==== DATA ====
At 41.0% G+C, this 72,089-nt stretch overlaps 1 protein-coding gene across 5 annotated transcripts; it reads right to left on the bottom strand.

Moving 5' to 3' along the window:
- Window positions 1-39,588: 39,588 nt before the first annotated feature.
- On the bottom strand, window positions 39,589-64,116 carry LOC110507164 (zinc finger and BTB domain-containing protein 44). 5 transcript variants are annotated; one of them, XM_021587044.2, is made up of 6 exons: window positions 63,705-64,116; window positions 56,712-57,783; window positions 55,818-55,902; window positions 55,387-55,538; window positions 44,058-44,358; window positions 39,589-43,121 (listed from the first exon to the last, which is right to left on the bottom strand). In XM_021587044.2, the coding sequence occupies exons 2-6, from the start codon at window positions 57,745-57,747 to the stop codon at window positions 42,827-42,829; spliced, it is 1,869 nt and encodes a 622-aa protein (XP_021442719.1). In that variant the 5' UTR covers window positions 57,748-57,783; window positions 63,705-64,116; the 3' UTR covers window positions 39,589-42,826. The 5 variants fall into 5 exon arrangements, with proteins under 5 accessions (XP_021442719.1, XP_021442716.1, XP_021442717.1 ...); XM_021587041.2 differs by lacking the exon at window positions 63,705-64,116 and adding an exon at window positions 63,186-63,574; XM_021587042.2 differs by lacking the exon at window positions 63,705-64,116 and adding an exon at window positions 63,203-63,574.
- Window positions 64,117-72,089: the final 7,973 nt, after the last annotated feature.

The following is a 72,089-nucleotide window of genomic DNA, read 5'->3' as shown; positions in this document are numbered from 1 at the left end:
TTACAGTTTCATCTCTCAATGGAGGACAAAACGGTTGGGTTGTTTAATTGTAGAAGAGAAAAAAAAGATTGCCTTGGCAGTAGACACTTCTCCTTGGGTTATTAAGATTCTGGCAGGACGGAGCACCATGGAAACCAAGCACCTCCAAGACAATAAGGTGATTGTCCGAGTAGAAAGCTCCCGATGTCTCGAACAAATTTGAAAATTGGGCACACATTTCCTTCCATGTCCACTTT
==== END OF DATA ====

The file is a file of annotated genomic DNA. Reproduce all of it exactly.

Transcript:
At 41.0% G+C, this 72,089-nt stretch overlaps 1 protein-coding gene across 5 annotated transcripts; it reads right to left on the bottom strand.

Moving 5' to 3' along the window:
- Window positions 1-39,588: 39,588 nt before the first annotated feature.
- On the bottom strand, window positions 39,589-64,116 carry LOC110507164 (zinc finger and BTB domain-containing protein 44). 5 transcript variants are annotated; one of them, XM_021587044.2, is made up of 6 exons: window positions 63,705-64,116; window positions 56,712-57,783; window positions 55,818-55,902; window positions 55,387-55,538; window positions 44,058-44,358; window positions 39,589-43,121 (listed from the first exon to the last, which is right to left on the bottom strand). In XM_021587044.2, the coding sequence occupies exons 2-6, from the start codon at window positions 57,745-57,747 to the stop codon at window positions 42,827-42,829; spliced, it is 1,869 nt and encodes a 622-aa protein (XP_021442719.1). In that variant the 5' UTR covers window positions 57,748-57,783; window positions 63,705-64,116; the 3' UTR covers window positions 39,589-42,826. The 5 variants fall into 5 exon arrangements, with proteins under 5 accessions (XP_021442719.1, XP_021442716.1, XP_021442717.1 ...); XM_021587041.2 differs by lacking the exon at window positions 63,705-64,116 and adding an exon at window positions 63,186-63,574; XM_021587042.2 differs by lacking the exon at window positions 63,705-64,116 and adding an exon at window positions 63,203-63,574.
- Window positions 64,117-72,089: the final 7,973 nt, after the last annotated feature.

The following is a 72,089-nucleotide window of genomic DNA, read 5'->3' as shown; positions in this document are numbered from 1 at the left end:
TTACAGTTTCATCTCTCAATGGAGGACAAAACGGTTGGGTTGTTTAATTGTAGAAGAGAAAAAAAAGATTGCCTTGGCAGTAGACACTTCTCCTTGGGTTATTAAGATTCTGGCAGGACGGAGCACCATGGAAACCAAGCACCTCCAAGACAATAAGGTGATTGTCCGAGTAGAAAGCTCCCGATGTCTCGAACAAATTTGAAAATTGGGCACACATTTCCTTCCATGTCCACTTT